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A down payment on cars refers to the initial sum of money applied to a purchase being financed by the purchaser. When making a large purchase, many buyers will pay some of that cost upfront in the form of a down payment in order to reduce the amount of money to be financed. Other buyers, however, may choose to finance an entire purchase without putting any money down at the time of purchase. Some lenders, though, require a down payment, which may or may not be relative to the purchase price of the vehicle - that is, a certain percentage of the total cost. Down payments are one of many factors that can affect the loan rate you receive and your monthly payment.
Down payments Loan to Value ratio
From the perspective of a lender, deciding on an appropriate interest rate for a given borrower generally boils down to an evaluation of the amount of risk associated with lending to that borrower. The factors that influence this assessment vary by lender, but one of the factors is known as LTV. LTV is short for Loan to Value ratio and is calculated by dividing the loan amount by the value of the vehicle.
The higher the ratio, the more risk the lender will take on by providing the loan, and to cover this risk some lenders will safeguard against potential losses by charging you more in interest.
Is a small or large down payment on cars best?
If you’re looking for a great way to minimize your financial burden in the long run, try to put as much as possible down on the car that you’re buying. The rule-of-thumb is to put down at least 20% of the ACV (actual cash value) of the car, but the actual number most people put down is only about 12%.1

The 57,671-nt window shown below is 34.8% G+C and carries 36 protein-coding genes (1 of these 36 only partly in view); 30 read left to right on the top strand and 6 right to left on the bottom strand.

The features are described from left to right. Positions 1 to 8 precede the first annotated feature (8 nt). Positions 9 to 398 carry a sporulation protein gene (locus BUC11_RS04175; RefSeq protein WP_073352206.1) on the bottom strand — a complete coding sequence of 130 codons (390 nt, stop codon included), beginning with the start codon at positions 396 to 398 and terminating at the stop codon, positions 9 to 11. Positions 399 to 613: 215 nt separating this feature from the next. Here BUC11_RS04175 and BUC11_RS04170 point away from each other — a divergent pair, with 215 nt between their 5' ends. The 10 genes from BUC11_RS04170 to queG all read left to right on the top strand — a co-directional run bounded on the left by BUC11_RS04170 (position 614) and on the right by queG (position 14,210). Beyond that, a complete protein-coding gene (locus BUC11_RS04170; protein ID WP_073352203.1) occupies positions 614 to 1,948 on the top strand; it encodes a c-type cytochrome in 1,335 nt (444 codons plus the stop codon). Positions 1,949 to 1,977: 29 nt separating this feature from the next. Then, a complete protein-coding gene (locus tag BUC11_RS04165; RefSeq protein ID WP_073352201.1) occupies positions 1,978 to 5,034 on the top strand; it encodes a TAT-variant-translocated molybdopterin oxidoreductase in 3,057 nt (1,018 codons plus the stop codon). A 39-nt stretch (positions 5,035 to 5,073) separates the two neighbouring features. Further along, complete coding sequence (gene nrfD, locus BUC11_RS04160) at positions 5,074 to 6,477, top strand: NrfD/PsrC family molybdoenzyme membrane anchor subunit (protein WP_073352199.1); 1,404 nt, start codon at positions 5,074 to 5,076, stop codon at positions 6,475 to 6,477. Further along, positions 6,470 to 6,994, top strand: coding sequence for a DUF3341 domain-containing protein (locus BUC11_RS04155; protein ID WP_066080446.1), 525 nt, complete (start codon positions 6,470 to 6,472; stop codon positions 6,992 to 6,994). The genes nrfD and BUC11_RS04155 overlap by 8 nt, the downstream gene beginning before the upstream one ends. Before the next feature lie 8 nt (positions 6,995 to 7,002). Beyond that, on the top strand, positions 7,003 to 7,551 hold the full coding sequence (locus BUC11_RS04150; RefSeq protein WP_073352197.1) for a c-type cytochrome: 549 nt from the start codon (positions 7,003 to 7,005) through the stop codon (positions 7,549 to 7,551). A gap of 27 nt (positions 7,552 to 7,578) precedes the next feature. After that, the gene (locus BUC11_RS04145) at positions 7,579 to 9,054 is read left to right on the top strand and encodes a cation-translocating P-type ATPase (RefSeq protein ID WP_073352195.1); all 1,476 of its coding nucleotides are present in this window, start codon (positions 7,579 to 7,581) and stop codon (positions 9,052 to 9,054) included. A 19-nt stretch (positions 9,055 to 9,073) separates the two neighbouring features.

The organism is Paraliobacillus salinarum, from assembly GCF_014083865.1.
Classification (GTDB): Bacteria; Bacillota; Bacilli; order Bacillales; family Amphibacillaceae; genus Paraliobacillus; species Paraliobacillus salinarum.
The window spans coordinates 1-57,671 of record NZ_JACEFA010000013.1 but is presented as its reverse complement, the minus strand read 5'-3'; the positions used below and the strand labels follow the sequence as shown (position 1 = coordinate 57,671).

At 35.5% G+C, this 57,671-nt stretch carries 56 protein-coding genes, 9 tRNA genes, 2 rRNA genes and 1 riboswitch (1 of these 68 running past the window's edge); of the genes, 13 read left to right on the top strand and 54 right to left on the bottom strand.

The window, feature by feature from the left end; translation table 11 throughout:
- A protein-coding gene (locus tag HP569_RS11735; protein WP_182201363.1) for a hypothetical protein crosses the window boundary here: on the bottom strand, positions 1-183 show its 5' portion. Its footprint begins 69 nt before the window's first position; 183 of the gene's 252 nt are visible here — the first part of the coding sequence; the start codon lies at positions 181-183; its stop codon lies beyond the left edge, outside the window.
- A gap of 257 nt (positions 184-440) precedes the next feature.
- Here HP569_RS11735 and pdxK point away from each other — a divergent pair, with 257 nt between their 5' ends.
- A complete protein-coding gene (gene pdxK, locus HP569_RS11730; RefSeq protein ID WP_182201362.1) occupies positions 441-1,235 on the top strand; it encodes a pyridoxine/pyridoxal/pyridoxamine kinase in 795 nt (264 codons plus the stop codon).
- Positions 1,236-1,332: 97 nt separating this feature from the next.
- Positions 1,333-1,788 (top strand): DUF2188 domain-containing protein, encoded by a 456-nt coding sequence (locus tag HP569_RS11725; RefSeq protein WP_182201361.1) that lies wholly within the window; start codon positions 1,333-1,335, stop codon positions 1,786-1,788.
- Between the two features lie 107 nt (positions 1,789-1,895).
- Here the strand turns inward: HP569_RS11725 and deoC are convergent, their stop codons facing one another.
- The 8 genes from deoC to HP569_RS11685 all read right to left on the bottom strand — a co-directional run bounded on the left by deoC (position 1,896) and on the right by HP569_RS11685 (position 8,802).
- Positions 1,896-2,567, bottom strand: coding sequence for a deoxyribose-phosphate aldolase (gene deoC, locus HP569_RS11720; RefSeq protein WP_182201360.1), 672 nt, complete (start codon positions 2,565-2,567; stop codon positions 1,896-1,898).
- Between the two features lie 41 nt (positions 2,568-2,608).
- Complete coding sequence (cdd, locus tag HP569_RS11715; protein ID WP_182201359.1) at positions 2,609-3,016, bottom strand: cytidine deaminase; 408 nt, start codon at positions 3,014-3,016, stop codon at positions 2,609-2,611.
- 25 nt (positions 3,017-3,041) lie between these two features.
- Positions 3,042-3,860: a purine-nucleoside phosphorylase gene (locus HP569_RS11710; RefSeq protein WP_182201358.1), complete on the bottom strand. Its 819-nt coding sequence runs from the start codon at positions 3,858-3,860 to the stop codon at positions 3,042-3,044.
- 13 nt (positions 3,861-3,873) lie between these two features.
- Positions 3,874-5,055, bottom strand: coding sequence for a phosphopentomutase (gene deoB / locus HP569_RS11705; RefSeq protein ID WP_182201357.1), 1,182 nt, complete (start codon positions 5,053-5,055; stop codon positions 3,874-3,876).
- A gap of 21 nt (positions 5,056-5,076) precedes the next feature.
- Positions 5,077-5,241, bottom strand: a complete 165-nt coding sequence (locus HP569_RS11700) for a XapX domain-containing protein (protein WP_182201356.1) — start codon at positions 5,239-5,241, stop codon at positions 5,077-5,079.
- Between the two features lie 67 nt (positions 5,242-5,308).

Putting a low amount down can have its advantages, some of which include:
- More cash in your pocket now
- Not having to save for months in advance
Putting nothing or very little down can seem like the better choice, but over the life of the loan a low down payment is going to cost you more in interest than it would have if you increased your down payment. A few advantages to putting more money down on a car are:
- Less money paid on the car over the life of the loan
- More equity in the car
- Paying off the car faster
- A lower LTV ratio, which could mean a lower interest rate
There are advantages to making a small down payment, but if you’re looking at the big picture, those advantages are far overshadowed by the benefits of making a larger down payment.
While a smaller down payment puts more money in your pocket now, a larger down payment will put much more money in your pocket in the future. Making a larger down payment may not be as immediately satisfying as making a small down payment, but doing so can help you feel comfort in knowing that more of your money is going to the car itself. It also helps you ensure that you can afford other monthly costs associated with car ownership, like insurance.
The information included in this publication was developed or obtained from sources believed to be reliable. Nationwide Insurance its related entities and employees make no guarantee of results and assume no liability in connection with the information provided. This publication, and the individual articles in the publication, are for informational purposes only, do not provide a substitute for engaging professional financial advice or legal counsel, and do not constitute professional financial or legal advice. It is the user’s responsibility to confirm compliance with any applicable local, state, or federal regulations.